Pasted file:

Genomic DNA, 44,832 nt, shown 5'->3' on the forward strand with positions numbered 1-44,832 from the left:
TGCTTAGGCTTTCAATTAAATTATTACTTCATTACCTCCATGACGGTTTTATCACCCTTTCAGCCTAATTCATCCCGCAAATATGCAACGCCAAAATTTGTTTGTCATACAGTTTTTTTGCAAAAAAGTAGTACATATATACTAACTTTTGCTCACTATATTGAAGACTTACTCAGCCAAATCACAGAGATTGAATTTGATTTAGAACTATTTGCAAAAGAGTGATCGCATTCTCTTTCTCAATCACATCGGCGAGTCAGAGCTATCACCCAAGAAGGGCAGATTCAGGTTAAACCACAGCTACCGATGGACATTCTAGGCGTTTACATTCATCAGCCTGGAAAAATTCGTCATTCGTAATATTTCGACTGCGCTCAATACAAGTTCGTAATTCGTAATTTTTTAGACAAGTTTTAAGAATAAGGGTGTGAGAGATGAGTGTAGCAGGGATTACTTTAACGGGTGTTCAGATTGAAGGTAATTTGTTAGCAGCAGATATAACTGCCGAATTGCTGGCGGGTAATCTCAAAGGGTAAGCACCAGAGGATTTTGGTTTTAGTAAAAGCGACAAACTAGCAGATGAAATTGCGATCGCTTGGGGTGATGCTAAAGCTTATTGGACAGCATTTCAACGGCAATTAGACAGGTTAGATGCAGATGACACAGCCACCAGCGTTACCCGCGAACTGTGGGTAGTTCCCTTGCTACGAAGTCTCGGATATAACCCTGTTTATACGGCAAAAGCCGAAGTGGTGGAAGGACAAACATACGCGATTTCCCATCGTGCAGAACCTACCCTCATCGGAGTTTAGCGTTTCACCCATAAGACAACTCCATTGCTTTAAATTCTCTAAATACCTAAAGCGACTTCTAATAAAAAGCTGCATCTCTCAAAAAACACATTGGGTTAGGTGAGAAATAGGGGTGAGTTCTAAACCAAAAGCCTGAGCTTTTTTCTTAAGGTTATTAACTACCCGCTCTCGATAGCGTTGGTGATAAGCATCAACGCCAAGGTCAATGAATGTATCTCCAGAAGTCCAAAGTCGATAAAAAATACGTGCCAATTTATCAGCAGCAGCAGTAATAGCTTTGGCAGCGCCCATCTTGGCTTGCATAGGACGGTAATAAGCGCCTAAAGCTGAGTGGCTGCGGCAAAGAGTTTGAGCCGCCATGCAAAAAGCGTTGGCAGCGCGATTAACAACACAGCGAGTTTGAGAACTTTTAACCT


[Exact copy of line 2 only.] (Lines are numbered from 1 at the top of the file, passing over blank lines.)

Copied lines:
TGCTTAGGCTTTCAATTAAATTATTACTTCATTACCTCCATGACGGTTTTATCACCCTTTCAGCCTAATTCATCCCGCAAATATGCAACGCCAAAATTTGTTTGTCATACAGTTTTTTTGCAAAAAAGTAGTACATATATACTAACTTTTGCTCACTATATTGAAGACTTACTCAGCCAAATCACAGAGATTGAATTTGATTTAGAACTATTTGCAAAAGAGTGATCGCATTCTCTTTCTCAATCACATCGGCGAGTCAGAGCTATCACCCAAGAAGGGCAGATTCAGGTTAAACCACAGCTACCGATGGACATTCTAGGCGTTTACATTCATCAGCCTGGAAAAATTCGTCATTCGTAATATTTCGACTGCGCTCAATACAAGTTCGTAATTCGTAATTTTTTAGACAAGTTTTAAGAATAAGGGTGTGAGAGATGAGTGTAGCAGGGATTACTTTAACGGGTGTTCAGATTGAAGGTAATTTGTTAGCAGCAGATATAACTGCCGAATTGCTGGCGGGTAATCTCAAAGGGTAAGCACCAGAGGATTTTGGTTTTAGTAAAAGCGACAAACTAGCAGATGAAATTGCGATCGCTTGGGGTGATGCTAAAGCTTATTGGACAGCATTTCAACGGCAATTAGACAGGTTAGATGCAGATGACACAGCCACCAGCGTTACCCGCGAACTGTGGGTAGTTCCCTTGCTACGAAGTCTCGGATATAACCCTGTTTATACGGCAAAAGCCGAAGTGGTGGAAGGACAAACATACGCGATTTCCCATCGTGCAGAACCTACCCTCATCGGAGTTTAGCGTTTCACCCATAAGACAACTCCATTGCTTTAAATTCTCTAAATACCTAAAGCGACTTCTAATAAAAAGCTGCATCTCTCAAAAAACACATTGGGTTAGGTGAGAAATAGGGGTGAGTTCTAAACCAAAAGCCTGAGCTTTTTTCTTAAGGTTATTAACTACCCGCTCTCGATAGCGTTGGTGATAAGCATCAACGCCAAGGTCAATGAATGTATCTCCAGAAGTCCAAAGTCGATAAAAAATACGTGCCAATTTATCAGCAGCAGCAGTAATAGCTTTGGCAGCGCCCATCTTGGCTTGCATAGGACGGTAATAAGCGCCTAAAGCTGAGTGGCTGCGGCAAAGAGTTTGAGCCGCCATGCAAAAAGCGTTGGCAGCGCGATTAACAACACAGCGAGTTTGAGAACTTTTAACCT